By MC1 Patrick Gordon, NMCB 25 Public Affairs
Members of the NMCB 25 flag detail prepare to parade the colors past a memorial display of an upturned rifle during a Memorial Day ceremony at Camp Phoenix, Afghanistan, May 26. Photos by MC1 Patrick Gordon
Naval Mobile Construction Battalion (NMCB) 25 gathered to honor the fallen of conflicts past and present in a ceremony at Camp Phoenix, Afghanistan, May 26.
After parading the colors and rendering honors, members of the battalion s First Class Mess spoke on the sacrifices of those who gave their lives in the defense of our nation.
We acknowledge those who nobly gave of themselves, even unto death, for a purpose that they believed was greater than them, said Builder 1st
Class (SCW/PJ) Michael Fleck. We remember those who, even though they returned home, they left something behind, a part of themselves, and could not live with the memories of lost friends.
Fleck spoke on the history of the holiday, which officially began in 1868 following the carnage of the American Civil War. Army Maj. Gen. John A. Logan issued General Orders No. 11, which set aside May 30, 1868, for the decoration of graves for those who had fallen in combat. Throughout the years the holiday has grown into a solemn remembrance of the sacrifice and duty of all American service members who lost their lives as a result of conflict.
One day a year, if even for a few moments we should set aside the hectic business of our everyday lives, our screaming kids, bills due, taxes paid, all that life throws at us, said Fleck. And as it is easy to forget the real significance of this day, remember. Remember on this day set aside, for us, for all of us to honor the brave men and women who have sacrificed their lives while serving in our armed services.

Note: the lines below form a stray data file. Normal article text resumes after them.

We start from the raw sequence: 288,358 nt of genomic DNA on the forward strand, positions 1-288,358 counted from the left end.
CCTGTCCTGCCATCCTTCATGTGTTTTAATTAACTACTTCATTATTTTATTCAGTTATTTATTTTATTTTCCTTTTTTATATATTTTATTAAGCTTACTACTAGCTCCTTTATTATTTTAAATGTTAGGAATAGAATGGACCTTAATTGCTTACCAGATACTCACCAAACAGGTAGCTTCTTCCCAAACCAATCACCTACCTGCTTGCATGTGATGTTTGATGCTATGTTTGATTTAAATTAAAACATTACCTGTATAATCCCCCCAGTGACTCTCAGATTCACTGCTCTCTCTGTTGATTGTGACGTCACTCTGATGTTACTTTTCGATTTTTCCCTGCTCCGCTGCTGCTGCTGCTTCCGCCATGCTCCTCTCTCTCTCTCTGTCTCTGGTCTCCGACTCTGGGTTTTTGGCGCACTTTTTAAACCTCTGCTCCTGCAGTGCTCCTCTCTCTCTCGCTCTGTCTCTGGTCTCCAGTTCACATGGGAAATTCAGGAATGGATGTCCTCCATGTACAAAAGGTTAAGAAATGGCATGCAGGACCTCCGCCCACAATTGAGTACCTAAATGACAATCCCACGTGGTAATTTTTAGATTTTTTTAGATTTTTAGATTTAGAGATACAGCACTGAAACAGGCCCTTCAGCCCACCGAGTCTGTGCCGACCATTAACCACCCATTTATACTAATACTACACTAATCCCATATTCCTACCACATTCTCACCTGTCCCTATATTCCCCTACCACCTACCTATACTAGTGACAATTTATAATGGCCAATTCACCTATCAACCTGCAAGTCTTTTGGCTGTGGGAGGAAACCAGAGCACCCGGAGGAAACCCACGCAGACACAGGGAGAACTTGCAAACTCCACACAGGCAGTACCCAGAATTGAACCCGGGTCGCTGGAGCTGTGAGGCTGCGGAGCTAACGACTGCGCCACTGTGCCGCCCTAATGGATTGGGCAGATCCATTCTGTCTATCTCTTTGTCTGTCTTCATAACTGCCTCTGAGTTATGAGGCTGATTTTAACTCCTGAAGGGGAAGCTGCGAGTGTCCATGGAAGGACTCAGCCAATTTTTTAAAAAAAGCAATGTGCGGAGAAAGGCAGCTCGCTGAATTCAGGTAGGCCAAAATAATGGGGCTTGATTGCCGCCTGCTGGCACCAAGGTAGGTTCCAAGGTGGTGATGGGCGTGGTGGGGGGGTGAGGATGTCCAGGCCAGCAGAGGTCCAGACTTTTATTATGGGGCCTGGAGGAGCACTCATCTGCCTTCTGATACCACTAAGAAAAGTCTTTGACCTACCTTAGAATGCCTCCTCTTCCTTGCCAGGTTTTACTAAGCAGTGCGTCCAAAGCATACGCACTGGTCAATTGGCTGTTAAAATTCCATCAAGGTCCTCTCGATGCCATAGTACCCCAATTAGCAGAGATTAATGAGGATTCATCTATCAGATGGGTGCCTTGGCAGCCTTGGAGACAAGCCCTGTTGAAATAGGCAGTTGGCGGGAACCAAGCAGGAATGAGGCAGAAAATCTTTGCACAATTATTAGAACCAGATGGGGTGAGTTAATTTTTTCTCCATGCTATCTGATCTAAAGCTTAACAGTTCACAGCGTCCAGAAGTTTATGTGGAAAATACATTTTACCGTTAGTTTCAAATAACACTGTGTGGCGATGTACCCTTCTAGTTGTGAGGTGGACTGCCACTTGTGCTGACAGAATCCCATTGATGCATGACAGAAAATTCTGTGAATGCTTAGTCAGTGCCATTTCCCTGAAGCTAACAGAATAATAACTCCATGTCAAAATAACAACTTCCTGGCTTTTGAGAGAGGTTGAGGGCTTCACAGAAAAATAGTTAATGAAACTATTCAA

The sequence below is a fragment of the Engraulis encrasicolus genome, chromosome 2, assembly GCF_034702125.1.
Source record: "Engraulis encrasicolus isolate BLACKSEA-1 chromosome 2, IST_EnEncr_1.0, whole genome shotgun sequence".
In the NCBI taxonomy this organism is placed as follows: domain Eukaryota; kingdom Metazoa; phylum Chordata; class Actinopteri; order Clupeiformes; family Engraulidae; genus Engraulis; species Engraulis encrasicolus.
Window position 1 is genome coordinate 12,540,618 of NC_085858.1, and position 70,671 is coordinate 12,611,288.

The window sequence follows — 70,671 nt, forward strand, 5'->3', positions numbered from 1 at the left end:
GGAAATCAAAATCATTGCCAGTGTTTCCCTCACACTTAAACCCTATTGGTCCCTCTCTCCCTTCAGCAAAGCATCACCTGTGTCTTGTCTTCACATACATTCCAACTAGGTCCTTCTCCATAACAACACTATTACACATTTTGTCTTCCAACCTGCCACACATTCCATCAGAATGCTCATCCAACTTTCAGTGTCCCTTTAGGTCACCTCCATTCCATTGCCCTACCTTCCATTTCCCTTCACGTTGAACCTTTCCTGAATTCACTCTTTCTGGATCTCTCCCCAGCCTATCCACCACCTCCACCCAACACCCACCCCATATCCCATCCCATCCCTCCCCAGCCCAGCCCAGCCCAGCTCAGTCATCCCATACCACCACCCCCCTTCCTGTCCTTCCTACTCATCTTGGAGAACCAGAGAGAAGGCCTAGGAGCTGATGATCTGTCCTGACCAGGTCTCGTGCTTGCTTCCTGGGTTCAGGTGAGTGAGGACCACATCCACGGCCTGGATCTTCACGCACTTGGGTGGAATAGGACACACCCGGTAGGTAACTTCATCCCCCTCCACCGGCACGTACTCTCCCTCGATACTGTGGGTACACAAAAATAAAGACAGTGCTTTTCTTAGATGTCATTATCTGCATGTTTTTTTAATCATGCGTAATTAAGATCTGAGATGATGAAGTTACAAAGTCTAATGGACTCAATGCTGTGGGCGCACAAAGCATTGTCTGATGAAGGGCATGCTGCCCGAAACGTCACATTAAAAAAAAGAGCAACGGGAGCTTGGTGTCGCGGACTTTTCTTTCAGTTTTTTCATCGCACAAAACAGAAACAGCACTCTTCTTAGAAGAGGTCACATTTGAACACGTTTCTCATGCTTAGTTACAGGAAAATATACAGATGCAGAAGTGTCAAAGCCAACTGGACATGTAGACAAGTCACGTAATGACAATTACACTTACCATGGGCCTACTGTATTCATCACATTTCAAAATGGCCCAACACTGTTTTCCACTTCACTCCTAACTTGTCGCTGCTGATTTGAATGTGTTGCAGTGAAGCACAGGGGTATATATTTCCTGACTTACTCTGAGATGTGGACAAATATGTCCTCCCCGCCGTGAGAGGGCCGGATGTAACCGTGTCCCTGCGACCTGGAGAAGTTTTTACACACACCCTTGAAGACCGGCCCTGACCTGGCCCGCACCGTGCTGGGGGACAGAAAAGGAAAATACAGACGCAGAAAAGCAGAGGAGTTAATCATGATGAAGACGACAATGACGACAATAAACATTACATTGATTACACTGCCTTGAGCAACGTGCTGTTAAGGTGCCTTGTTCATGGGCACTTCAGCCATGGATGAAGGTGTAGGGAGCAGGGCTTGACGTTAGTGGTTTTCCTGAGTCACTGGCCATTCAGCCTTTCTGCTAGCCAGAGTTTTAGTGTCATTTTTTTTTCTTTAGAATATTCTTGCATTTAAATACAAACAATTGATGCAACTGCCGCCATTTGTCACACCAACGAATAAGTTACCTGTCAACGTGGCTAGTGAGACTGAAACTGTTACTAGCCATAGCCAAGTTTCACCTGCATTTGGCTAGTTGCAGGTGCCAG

After Fleck s remarks, other members of NMCB 25 read the names of fallen. Those listed, reaching as far back as World War I, were all known to the battalion in some way or another. Some of those lost were friends, others family, but all shared a common bond as they were remembered by those in attendance.
Of note were the names of three former members of NMCB 25 who were lost during the battalion s deployment to Iraq in 2006. Some currently deployed with NMCB 25 had served with the three, and remember their service and sacrifice quite well, eight years on.
Not a day goes by that I don't think about it. It's tough to deal with and I don't think anybody came back [from that deployment] the same that they left," said Utilitiesman 1st
Class (SCW) Scott Kallas of the loss of his comrades. When they went out it was always...you know...you don't ever say goodbye. You go out and do your job and come back safe. Stay as safe as possible. I mean if I could go back, I'd say don't go, but they would have gone anyway.
[I would like] to tell them how much they meant, all three of them, Kallas continued. A day doesn't go by that I don t think about you. I know that they're in a better place and they're doing everything that they would be doing here. We miss you.
With the solemn ceremony, NMCB 25 ensured that the sacrifice of their members, and all American service members, was not in vain, so long as their cause and their dedication are remembered.
Master-at-Arms 1st Class (SCW) Timothy Martin lowers the National Ensign to half-mast, while other members of NMCB 25 render salutes on Memorial Day at Camp Phoenix, Afghanistan, May 26. Members of the battalion performed honors throughout the day to remember the nation s fallen service members.